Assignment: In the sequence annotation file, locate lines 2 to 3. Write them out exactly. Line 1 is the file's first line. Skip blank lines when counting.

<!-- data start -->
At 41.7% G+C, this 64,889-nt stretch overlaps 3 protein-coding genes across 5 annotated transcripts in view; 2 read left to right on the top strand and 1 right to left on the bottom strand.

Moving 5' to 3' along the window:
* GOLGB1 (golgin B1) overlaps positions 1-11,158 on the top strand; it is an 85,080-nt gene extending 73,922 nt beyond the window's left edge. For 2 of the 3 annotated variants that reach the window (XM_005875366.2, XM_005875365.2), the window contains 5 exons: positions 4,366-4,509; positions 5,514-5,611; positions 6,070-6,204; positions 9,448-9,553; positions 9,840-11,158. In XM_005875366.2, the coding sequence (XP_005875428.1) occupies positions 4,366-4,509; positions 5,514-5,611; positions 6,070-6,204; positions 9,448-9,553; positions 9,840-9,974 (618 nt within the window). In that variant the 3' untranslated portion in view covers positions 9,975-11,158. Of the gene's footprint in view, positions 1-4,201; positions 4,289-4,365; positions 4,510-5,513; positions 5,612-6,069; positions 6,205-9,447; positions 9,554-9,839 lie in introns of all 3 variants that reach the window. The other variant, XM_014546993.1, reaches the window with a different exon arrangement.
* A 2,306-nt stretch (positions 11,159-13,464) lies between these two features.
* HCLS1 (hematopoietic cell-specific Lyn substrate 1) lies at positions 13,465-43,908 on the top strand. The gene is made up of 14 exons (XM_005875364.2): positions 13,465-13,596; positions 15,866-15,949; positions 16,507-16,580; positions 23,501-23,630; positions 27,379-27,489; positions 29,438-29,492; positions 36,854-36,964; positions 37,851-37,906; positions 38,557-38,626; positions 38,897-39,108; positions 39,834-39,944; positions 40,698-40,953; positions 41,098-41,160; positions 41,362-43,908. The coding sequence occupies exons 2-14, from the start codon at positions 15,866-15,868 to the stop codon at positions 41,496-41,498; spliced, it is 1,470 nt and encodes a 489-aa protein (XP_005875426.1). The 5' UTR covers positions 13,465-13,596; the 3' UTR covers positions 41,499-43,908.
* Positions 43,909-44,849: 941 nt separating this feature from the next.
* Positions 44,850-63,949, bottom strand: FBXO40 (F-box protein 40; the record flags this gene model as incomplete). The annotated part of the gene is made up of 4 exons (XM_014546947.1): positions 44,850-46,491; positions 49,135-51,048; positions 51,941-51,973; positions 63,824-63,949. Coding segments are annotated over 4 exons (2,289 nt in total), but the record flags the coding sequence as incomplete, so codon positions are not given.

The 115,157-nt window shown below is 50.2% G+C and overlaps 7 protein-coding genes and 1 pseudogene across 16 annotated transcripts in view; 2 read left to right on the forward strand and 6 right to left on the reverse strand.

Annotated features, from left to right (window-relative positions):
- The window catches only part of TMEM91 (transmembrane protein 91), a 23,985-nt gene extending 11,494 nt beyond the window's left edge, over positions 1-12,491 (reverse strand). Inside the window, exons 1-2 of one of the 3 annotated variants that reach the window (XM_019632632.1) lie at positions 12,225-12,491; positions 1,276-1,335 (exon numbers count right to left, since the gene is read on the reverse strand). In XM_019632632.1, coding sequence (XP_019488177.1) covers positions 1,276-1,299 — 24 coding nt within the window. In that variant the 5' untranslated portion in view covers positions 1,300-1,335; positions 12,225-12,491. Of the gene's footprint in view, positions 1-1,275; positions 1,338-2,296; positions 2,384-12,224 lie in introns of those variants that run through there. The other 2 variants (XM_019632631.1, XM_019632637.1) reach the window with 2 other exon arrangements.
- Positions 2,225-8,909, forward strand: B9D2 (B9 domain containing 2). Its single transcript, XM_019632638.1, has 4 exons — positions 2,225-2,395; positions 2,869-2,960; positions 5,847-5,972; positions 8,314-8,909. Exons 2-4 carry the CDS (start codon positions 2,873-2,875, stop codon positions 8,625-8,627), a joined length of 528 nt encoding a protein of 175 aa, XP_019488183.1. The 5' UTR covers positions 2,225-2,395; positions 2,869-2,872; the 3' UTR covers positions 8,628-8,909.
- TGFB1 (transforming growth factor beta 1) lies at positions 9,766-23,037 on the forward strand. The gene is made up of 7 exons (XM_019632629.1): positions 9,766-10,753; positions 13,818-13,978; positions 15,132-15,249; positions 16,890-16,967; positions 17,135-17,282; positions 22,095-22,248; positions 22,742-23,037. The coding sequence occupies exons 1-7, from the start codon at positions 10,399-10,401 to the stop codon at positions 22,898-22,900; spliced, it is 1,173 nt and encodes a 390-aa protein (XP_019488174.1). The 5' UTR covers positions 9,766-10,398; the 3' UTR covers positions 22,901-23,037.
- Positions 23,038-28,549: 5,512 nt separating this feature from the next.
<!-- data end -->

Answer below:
Moving 5' to 3' along the window:
* GOLGB1 (golgin B1) overlaps positions 1-11,158 on the top strand; it is an 85,080-nt gene extending 73,922 nt beyond the window's left edge. For 2 of the 3 annotated variants that reach the window (XM_005875366.2, XM_005875365.2), the window contains 5 exons: positions 4,366-4,509; positions 5,514-5,611; positions 6,070-6,204; positions 9,448-9,553; positions 9,840-11,158. In XM_005875366.2, the coding sequence (XP_005875428.1) occupies positions 4,366-4,509; positions 5,514-5,611; positions 6,070-6,204; positions 9,448-9,553; positions 9,840-9,974 (618 nt within the window). In that variant the 3' untranslated portion in view covers positions 9,975-11,158. Of the gene's footprint in view, positions 1-4,201; positions 4,289-4,365; positions 4,510-5,513; positions 5,612-6,069; positions 6,205-9,447; positions 9,554-9,839 lie in introns of all 3 variants that reach the window. The other variant, XM_014546993.1, reaches the window with a different exon arrangement.